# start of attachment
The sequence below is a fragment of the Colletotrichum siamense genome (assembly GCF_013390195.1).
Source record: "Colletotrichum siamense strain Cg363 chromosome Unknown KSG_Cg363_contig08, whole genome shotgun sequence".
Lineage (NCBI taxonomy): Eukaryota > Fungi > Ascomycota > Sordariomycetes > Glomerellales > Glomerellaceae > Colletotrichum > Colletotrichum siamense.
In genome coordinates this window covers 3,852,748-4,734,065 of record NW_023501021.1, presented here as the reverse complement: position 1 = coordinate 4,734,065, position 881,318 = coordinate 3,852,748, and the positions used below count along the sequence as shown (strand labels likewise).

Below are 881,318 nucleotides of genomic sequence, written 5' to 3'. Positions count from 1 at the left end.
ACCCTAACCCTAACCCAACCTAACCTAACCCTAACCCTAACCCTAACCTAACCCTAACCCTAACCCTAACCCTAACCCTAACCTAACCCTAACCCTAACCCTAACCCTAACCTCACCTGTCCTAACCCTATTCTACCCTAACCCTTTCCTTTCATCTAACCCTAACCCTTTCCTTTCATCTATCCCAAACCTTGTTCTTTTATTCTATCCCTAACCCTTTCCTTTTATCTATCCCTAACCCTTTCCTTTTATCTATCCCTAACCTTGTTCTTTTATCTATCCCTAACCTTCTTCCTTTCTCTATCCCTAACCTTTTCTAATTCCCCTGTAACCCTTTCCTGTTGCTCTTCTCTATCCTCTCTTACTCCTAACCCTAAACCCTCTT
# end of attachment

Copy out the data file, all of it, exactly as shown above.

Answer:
The sequence below is a fragment of the Colletotrichum siamense genome (assembly GCF_013390195.1).
Source record: "Colletotrichum siamense strain Cg363 chromosome Unknown KSG_Cg363_contig08, whole genome shotgun sequence".
Lineage (NCBI taxonomy): Eukaryota > Fungi > Ascomycota > Sordariomycetes > Glomerellales > Glomerellaceae > Colletotrichum > Colletotrichum siamense.
In genome coordinates this window covers 3,852,748-4,734,065 of record NW_023501021.1, presented here as the reverse complement: position 1 = coordinate 4,734,065, position 881,318 = coordinate 3,852,748, and the positions used below count along the sequence as shown (strand labels likewise).

Below are 881,318 nucleotides of genomic sequence, written 5' to 3'. Positions count from 1 at the left end.
ACCCTAACCCTAACCCAACCTAACCTAACCCTAACCCTAACCCTAACCTAACCCTAACCCTAACCCTAACCCTAACCCTAACCTAACCCTAACCCTAACCCTAACCCTAACCTCACCTGTCCTAACCCTATTCTACCCTAACCCTTTCCTTTCATCTAACCCTAACCCTTTCCTTTCATCTATCCCAAACCTTGTTCTTTTATTCTATCCCTAACCCTTTCCTTTTATCTATCCCTAACCCTTTCCTTTTATCTATCCCTAACCTTGTTCTTTTATCTATCCCTAACCTTCTTCCTTTCTCTATCCCTAACCTTTTCTAATTCCCCTGTAACCCTTTCCTGTTGCTCTTCTCTATCCTCTCTTACTCCTAACCCTAAACCCTCTT